2. Part

In the last post, we started with Memento now let’s move on with a creational pattern called Singleton.

https://www.vinatis.de/28133-singleton-of-dufftown-18-jahre

By using Singleton pattern you ensure instantiating your object to be strictly controlled. The Client can access the singleton instance through Singleton’s Instance operation.

Benefits:

  • Controlled access to the sole instance.
  • Reduced namespace
  • Permits refinement of operations and representation.
  • Permits a variable number of instances. The pattern makes it easy to change your mind and allow more than one instance

Cons:

  • Increase dependencies
  • Testing gets harder because the test cases most probably will have dependencies.

There are lots of implementation style for the Singleton pattern, I will use the so-called lazy implementation in java.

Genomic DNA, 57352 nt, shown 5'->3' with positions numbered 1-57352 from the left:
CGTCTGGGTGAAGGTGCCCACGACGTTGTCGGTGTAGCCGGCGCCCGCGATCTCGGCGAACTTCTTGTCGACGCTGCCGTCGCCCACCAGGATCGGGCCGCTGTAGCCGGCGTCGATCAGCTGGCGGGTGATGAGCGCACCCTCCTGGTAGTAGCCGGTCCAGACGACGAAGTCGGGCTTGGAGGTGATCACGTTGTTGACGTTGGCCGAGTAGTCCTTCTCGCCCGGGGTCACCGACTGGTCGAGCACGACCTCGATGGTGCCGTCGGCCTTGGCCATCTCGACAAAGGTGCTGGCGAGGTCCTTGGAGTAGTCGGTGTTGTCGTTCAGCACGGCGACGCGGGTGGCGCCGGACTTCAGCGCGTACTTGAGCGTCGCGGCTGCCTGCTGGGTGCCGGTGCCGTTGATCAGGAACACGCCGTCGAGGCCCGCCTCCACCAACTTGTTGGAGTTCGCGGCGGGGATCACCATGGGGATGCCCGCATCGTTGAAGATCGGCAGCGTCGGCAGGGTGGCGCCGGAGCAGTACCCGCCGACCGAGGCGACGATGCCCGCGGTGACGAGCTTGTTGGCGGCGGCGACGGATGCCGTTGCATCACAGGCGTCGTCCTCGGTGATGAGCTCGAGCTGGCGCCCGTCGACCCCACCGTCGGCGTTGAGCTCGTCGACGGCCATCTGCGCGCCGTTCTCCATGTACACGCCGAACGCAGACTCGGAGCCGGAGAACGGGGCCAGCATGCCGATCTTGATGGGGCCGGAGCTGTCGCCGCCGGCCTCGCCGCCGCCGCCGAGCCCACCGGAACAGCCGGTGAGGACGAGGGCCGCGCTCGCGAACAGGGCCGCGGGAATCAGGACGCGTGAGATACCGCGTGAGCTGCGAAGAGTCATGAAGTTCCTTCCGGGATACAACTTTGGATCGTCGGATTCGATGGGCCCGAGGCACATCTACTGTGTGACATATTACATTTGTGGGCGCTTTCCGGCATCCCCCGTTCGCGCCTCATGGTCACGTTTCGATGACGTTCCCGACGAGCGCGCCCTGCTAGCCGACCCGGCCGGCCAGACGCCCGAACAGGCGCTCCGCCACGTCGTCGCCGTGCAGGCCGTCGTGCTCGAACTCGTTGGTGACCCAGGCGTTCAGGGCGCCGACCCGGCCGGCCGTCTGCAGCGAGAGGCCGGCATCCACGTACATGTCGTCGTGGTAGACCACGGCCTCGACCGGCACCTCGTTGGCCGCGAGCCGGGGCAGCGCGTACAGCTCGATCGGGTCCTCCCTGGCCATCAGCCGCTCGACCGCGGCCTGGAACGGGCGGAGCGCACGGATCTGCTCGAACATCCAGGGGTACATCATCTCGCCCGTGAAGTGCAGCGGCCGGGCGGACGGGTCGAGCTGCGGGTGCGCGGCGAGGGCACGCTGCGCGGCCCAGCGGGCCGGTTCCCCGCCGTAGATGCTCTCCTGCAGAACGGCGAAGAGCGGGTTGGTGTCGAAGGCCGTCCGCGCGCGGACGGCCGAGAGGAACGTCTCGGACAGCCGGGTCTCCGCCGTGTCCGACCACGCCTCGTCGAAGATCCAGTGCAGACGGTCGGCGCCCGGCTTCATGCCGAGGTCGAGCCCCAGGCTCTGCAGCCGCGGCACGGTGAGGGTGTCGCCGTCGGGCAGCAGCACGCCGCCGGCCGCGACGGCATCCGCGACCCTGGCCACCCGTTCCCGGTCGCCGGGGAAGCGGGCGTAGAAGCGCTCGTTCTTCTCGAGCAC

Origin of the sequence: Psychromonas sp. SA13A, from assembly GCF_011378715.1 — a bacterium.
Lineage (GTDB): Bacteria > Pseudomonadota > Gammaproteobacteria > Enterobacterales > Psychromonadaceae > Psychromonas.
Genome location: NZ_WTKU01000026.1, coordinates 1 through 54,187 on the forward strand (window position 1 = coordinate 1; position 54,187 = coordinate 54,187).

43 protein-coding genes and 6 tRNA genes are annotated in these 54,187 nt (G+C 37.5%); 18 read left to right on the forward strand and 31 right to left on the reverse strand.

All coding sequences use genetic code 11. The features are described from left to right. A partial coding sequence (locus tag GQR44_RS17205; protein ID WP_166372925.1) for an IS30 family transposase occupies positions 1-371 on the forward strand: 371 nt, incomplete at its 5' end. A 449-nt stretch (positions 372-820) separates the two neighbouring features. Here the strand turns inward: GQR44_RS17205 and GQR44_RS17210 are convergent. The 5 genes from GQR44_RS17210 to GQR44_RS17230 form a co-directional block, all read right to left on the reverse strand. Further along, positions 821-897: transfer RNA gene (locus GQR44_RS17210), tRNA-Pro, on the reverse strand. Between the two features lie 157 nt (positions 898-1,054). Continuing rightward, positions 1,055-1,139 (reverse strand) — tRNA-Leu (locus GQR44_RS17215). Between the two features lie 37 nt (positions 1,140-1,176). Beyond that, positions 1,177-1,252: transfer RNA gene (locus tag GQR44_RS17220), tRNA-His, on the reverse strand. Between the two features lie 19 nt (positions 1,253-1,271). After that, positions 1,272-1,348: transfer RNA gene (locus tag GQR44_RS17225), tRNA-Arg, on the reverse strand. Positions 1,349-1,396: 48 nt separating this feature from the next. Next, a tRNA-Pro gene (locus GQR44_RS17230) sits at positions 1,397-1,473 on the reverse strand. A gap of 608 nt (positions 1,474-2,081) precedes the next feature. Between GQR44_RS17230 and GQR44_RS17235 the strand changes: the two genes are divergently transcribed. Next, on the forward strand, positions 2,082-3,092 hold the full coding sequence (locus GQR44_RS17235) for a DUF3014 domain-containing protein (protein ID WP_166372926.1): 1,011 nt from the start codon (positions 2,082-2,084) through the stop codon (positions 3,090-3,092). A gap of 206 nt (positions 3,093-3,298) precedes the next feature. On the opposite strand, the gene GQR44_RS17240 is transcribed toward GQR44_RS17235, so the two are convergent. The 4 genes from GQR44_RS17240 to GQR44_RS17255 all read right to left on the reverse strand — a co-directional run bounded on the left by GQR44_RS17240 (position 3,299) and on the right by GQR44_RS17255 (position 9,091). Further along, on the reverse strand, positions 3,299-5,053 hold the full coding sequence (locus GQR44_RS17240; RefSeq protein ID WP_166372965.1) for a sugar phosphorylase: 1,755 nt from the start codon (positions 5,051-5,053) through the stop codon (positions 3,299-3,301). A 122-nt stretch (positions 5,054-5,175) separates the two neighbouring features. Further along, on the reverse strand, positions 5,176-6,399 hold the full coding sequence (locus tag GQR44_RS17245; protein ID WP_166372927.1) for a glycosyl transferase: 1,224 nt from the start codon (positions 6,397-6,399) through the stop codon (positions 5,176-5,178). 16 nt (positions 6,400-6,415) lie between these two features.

public class Singleton {


private static Singleton instance;

/**
* private constructor, no direct access
*/
private Singleton(){ }

/**
* used synchronized key word to make thread safe
*
@return instantiate singleton instance
*/
public synchronized static Singleton getInstance(){
if(instance == null){
instance = new Singleton();
}
return instance;
}
}

The Singleton pattern is straightforward and easy to implement. Creating a Singleton instance is only possible via invoking the getInstance method.

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